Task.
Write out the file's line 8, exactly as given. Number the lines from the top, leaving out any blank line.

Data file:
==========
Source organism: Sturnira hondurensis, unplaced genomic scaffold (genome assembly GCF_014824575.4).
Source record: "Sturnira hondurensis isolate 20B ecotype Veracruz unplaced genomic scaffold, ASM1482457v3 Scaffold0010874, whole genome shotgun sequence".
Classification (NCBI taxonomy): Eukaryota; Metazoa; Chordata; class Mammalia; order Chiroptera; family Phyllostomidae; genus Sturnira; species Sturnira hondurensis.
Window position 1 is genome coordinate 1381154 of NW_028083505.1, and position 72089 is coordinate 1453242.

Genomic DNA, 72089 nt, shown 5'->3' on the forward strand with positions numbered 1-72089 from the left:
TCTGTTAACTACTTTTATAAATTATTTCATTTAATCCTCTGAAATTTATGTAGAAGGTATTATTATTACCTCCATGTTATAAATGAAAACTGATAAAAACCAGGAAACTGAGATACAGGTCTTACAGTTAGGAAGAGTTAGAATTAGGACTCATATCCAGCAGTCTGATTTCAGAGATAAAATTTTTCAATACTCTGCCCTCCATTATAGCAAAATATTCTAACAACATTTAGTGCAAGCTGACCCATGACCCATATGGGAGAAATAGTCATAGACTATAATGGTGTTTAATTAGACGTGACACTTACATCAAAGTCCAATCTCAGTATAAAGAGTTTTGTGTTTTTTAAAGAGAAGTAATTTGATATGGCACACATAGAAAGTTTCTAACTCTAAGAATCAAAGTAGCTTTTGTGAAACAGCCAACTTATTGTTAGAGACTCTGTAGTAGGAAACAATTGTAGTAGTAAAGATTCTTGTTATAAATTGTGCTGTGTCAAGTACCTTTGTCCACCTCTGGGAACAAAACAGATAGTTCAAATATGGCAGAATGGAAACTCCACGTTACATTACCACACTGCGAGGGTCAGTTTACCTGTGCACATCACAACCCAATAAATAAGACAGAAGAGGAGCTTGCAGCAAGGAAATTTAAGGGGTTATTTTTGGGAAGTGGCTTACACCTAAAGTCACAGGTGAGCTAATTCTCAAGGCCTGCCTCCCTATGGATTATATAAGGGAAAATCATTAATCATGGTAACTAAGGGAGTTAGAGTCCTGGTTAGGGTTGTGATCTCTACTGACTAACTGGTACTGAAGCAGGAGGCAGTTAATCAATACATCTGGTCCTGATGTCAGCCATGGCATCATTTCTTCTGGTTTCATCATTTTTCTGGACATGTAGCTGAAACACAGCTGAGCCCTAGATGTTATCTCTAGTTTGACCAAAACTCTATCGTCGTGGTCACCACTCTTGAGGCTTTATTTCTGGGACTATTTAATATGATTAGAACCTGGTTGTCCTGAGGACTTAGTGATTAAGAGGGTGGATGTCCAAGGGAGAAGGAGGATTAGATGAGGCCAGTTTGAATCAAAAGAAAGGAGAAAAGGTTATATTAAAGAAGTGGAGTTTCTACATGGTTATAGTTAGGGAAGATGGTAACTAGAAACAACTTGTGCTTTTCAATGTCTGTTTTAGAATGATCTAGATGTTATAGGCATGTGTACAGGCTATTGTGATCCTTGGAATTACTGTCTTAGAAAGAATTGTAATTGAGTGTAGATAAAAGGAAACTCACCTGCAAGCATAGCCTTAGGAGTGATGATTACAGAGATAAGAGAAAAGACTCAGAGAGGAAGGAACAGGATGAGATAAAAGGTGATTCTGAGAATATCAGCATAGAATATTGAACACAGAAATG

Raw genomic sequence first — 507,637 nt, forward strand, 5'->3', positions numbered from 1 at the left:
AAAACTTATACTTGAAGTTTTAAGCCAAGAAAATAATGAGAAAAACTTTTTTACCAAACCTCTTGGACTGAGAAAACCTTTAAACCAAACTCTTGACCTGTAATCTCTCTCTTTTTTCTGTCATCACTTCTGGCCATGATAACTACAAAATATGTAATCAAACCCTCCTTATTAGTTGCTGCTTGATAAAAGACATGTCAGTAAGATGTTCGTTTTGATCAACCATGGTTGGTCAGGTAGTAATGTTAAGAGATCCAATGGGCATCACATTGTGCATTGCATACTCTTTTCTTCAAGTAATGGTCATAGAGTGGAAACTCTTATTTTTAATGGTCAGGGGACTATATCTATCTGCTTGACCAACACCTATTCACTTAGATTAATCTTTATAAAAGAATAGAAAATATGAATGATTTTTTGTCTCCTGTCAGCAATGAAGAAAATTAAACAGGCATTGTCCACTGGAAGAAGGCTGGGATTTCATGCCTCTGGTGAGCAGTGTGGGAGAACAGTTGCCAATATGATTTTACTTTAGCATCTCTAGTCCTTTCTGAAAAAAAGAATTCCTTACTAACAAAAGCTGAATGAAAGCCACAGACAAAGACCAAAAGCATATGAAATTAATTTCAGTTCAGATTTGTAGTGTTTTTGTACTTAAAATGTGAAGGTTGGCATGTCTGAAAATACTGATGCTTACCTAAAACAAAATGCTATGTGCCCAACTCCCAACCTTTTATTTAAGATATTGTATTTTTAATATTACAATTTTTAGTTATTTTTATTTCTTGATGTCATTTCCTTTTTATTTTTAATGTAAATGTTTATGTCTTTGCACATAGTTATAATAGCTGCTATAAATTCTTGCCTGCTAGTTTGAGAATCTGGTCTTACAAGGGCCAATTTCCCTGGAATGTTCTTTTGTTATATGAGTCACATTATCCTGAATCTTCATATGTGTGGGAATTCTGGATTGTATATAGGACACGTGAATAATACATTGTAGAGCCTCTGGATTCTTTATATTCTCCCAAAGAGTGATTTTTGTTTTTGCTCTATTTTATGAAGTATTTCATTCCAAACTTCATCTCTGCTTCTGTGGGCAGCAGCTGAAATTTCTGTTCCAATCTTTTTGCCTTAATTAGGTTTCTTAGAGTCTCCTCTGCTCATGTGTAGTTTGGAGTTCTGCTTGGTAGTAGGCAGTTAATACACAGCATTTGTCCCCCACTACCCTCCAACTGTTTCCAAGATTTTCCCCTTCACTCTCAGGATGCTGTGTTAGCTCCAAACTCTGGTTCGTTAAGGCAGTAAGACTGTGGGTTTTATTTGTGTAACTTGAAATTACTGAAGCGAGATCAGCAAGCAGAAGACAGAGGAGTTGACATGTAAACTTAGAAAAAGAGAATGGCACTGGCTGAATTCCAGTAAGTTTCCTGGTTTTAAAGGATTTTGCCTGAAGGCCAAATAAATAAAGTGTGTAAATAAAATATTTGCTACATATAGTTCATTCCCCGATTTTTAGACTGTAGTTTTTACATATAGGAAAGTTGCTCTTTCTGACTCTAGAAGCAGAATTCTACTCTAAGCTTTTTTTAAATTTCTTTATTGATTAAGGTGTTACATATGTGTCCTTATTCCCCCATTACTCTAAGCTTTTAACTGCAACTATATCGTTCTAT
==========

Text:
AAAACTTATACTTGAAGTTTTAAGCCAAGAAAATAATGAGAAAAACTTTTTTACCAAACCTCTTGGACTGAGAAAACCTTTAAACCAAACTCTTGACCTGTAATCTCTCTCTTTTTTCTGTCATCACTTCTGGCCATGATAACTACAAAATATGTAATCAAACCCTCCTTATTAGTTGCTGCTTGATAAAAGACATGTCAGTAAGATGTTCGTTTTGATCAACCATGGTTGGTCAGGTAGTAATGTTAAGAGATCCAATGGGCATCACATTGTGCATTGCATACTCTTTTCTTCAAGTAATGGTCATAGAGTGGAAACTCTTATTTTTAATGGTCAGGGGACTATATCTATCTGCTTGACCAACACCTATTCACTTAGATTAATCTTTATAAAAGAATAGAAAATATGAATGATTTTTTGTCTCCTGTCAGCAATGAAGAAAATTAAACAGGCATTGTCCACTGGAAGAAGGCTGGGATTTCATGCCTCTGGTGAGCAGTGTGGGAGAACAGTTGCCAATATGATTTTACTTTAGCATCTCTAGTCCTTTCTGAAAAAAAGAATTCCTTACTAACAAAAGCTGAATGAAAGCCACAGACAAAGACCAAAAGCATATGAAATTAATTTCAGTTCAGATTTGTAGTGTTTTTGTACTTAAAATGTGAAGGTTGGCATGTCTGAAAATACTGATGCTTACCTAAAACAAAATGCTATGTGCCCAACTCCCAACCTTTTATTTAAGATATTGTATTTTTAATATTACAATTTTTAGTTATTTTTATTTCTTGATGTCATTTCCTTTTTATTTTTAATGTAAATGTTTATGTCTTTGCACATAGTTATAATAGCTGCTATAAATTCTTGCCTGCTAGTTTGAGAATCTGGTCTTACAAGGGCCAATTTCCCTGGAATGTTCTTTTGTTATATGAGTCACATTATCCTGAATCTTCATATGTGTGGGAATTCTGGATTGTATATAGGACACGTGAATAATACATTGTAGAGCCTCTGGATTCTTTATATTCTCCCAAAGAGTGATTTTTGTTTTTGCTCTATTTTATGAAGTATTTCATTCCAAACTTCATCTCTGCTTCTGTGGGCAGCAGCTGAAATTTCTGTTCCAATCTTTTTGCCTTAATTAGGTTTCTTAGAGTCTCCTCTGCTCATGTGTAGTTTGGAGTTCTGCTTGGTAGTAGGCAGTTAATACACAGCATTTGTCCCCCACTACCCTCCAACTGTTTCCAAGATTTTCCCCTTCACTCTCAGGATGCTGTGTTAGCTCCAAACTCTGGTTCGTTAAGGCAGTAAGACTGTGGGTTTTATTTGTGTAACTTGAAATTACTGAAGCGAGATCAGCAAGCAGAAGACAGAGGAGTTGACATGTAAACTTAGAAAAAGAGAATGGCACTGGCTGAATTCCAGTAAGTTTCCTGGTTTTAAAGGATTTTGCCTGAAGGCCAAATAAATAAAGTGTGTAAATAAAATATTTGCTACATATAGTTCATTCCCCGATTTTTAGACTGTAGTTTTTACATATAGGAAAGTTGCTCTTTCTGACTCTAGAAGCAGAATTCTACTCTAAGCTTTTTTTAAATTTCTTTATTGATTAAGGTGTTACATATGTGTCCTTATTCCCCCATTACTCTAAGCTTTTAACTGCAACTATATCGTTCTAT